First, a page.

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Lower oil prices means fewer engineering jobs

By in News

RACHEL WARD

CUP Labour Bureau Chief

HALIFAX (CUP) – The drop in oil prices is affecting more than the price at the pump. Engineering students report fewer job advertisements and reduced co-op programs as a result of company cutbacks. Students who are either months from graduating or looking for their next work placement find options slim.

Dalhousie University chemical engineering student Michelle Otutu said both existing jobs and future prospects are being eliminated quickly.

“The jobs that have already been confirmed for a lot of people are also disappearing,” she said.

The drop in oil prices is predicted to be national loss of $40 billion in profits, according to a Conference Board of Canada report published Feb. 9. Although prices are expected to rise to $60 a barrel from the current $45, said the report, that’s still a 40 per cent decline over a year in the price of crude oil.

Companies are cutting spending, halting construction and laying off workers, leaving fewer jobs for technical and scientific professionals, said Julie Ades, a senior economist with the conference board’s national forecasting team.

Otutu, who graduates in May, said she’s lucky to have a job lined up. Many of her classmates have a different situation. One, who was offered a job, had it rescinded when the price of oil dropped, she said. Others are applying to grad school and some, currently looking for work experience co-op placements, have gone home for the semester or enrolled in electives to fill the time.

“People are exploring those options as well and trying to open up the opportunities to those other fields, but it’s kind of tough,” said Otutu, “when all along over four, five years, you’ve been told strive for oil, that’s where you should be.”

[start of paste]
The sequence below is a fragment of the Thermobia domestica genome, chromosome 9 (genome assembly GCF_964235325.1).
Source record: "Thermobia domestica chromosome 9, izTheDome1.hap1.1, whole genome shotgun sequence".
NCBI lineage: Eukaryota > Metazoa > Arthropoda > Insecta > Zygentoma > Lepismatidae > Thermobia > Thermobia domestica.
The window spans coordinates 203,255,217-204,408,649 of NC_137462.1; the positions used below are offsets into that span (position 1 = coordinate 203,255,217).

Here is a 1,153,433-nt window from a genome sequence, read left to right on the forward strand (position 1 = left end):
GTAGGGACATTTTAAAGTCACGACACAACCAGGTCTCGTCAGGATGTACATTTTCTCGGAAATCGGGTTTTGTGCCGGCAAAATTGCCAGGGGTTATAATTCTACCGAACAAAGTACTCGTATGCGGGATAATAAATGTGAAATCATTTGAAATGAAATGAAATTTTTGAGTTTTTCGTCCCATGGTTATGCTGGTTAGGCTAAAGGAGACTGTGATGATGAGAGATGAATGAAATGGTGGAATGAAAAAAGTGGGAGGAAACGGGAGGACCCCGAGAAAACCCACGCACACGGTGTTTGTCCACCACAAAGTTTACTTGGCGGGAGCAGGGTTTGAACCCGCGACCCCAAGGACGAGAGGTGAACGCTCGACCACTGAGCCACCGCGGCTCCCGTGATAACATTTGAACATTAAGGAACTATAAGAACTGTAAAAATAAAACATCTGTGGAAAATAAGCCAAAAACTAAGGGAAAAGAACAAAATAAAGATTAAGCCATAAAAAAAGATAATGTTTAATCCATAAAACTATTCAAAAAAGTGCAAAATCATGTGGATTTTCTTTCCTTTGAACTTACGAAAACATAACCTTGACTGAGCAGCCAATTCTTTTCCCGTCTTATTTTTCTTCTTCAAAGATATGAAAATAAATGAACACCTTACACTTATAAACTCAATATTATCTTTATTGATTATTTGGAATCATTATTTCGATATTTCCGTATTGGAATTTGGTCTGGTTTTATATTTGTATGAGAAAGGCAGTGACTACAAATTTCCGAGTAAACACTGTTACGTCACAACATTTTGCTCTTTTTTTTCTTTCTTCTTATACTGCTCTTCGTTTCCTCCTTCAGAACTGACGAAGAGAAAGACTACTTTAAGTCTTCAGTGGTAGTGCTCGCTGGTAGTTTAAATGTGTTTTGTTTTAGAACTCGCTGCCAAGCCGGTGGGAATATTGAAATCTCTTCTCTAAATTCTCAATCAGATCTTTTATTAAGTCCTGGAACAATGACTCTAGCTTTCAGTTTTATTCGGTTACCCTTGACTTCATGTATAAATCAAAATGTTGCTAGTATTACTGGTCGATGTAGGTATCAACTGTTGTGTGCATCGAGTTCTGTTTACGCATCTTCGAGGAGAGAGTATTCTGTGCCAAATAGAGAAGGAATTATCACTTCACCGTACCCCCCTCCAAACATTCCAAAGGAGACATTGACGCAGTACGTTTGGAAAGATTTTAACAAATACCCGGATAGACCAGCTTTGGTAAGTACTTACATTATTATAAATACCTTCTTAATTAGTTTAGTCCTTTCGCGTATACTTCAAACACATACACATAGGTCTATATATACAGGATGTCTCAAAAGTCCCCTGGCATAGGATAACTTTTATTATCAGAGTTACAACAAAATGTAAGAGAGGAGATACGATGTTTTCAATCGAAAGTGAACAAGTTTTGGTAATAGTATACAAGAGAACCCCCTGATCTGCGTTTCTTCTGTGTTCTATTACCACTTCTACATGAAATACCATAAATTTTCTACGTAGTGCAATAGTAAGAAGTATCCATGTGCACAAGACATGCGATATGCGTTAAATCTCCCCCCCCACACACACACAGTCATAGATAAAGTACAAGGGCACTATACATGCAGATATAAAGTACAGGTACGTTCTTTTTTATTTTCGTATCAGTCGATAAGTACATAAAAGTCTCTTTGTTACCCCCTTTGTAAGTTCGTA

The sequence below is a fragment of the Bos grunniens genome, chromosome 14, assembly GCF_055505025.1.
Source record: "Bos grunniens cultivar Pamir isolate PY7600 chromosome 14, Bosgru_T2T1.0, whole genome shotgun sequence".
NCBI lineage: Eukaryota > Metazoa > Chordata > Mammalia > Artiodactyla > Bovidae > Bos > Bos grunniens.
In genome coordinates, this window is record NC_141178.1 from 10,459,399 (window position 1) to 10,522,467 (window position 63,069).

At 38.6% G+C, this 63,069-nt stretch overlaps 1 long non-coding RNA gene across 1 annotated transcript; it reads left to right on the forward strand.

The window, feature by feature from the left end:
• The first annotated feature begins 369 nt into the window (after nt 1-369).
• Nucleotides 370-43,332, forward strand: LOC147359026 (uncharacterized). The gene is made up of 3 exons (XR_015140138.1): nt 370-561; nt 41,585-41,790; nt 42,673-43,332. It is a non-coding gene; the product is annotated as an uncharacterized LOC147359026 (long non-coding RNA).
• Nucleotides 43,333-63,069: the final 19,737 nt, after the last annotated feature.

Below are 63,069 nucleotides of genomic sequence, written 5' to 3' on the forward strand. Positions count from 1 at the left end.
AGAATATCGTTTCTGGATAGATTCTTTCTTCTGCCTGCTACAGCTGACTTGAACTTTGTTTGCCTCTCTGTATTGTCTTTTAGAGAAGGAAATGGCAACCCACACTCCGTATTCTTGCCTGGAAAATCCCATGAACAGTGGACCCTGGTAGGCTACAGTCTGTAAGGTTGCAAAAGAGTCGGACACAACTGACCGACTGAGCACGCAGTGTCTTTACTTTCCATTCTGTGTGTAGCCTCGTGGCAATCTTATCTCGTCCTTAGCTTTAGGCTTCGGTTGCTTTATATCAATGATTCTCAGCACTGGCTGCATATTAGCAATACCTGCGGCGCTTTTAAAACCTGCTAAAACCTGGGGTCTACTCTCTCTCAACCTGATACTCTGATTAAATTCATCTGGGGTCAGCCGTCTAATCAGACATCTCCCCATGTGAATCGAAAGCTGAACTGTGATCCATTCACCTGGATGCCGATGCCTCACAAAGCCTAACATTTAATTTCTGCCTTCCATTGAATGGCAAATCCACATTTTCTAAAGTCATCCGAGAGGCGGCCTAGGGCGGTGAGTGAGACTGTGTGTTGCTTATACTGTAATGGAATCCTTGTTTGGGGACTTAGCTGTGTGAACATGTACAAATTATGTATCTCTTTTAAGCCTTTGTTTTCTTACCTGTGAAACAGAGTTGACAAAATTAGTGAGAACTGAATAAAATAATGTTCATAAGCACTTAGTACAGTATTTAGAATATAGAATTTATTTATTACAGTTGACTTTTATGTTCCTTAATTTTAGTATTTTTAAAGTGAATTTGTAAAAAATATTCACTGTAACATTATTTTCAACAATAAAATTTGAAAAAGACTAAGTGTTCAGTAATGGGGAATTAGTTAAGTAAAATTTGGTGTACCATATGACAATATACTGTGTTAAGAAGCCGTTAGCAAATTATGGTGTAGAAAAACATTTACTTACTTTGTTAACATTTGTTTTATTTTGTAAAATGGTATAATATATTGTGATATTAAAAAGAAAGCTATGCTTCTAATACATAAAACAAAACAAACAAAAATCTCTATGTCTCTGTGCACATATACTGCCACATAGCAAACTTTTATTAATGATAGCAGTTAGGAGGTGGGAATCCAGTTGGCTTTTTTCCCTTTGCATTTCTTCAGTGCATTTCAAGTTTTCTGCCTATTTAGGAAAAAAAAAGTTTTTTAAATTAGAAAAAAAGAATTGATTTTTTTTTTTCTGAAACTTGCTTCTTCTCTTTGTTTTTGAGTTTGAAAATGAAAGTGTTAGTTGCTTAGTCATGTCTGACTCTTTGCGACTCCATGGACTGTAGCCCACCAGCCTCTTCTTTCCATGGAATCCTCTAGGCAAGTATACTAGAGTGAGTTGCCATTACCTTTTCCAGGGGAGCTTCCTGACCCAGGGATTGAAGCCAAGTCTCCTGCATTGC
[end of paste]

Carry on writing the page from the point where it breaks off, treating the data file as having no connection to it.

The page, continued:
One such job for Syncrude Canada Limited, a large oil company, was cancelled after a Dalhousie University student applied.

“Due to a re-evaluation of business need,” said an email sent to the engineering student, “we have had to adjust our workforce requirements and cancel the search to fill this position.”

Syncrude is not alone in cutting back on hiring. Suncor, another major oil and gas company, announced Jan. 13 it would cut this year $1 billion from capital spending, which would otherwise be used, for example, for new construction or technology. Suncor also announced plans to lay off 1,000 people.

Suncor posted on its co-op page the day after: “As a result of yesterday’s corporate announcement on Suncor’s accelerated spending reductions we will be postponing our live chat on student opportunities.”

As of Feb. 9, only one job — first announced in September — was posted for engineers on Suncor’s site. For Syncrude, no jobs at all were posted on its online job bank.

“You’re kind of moulded to think that oil is the number one sector that you should be striving for and hoping to get a job in, when the reality, we can work in a wide range of sectors from pharmaceuticals to brewery to forestry, paper mills, things like that,” said Otutu. “Historically [oil] seems to be the most glamorous one.”

Oil and gas companies are expected to cut back on construction by 24 per cent in 2015, said Ades. Jobs for the technical and scientific professionals, the sector which includes engineers, are “not expected to fare very well,” she said, but more are expected in 2016 as business investment picks up.

This is all on top of a bad year for employment growth in general, according to Ades. 2014 was the worst year on record in two decades, she said, except for the recession year of 2009.

“2015 is expected to see about 1.1 per cent growth in employment so it’s an improvement,” she said, “but in 2016 employment growth is expected to be also a bit better.”

Students need to know this context, said Otutu, and it’s not being explained in their classes. Many feel “stressed or embarrassed” because they’re expected to graduate with several job offers following the recently high demand of the degree.

“There seems to be a lot of shying away from discussing about the fact that people don’t have jobs right now,” said Otutu. “No one is getting offers. Interviews are really a lot harder to come by. I feel like you still need to have that discussion more openly.”

Engineers Canada, the sector’s national organization of regulators, is set in the next few months to release a comprehension labour market survey of engineering students including an enrolment report and student exit survey, said spokesperson Alana Lavoie. She was not available for an interview by deadline.

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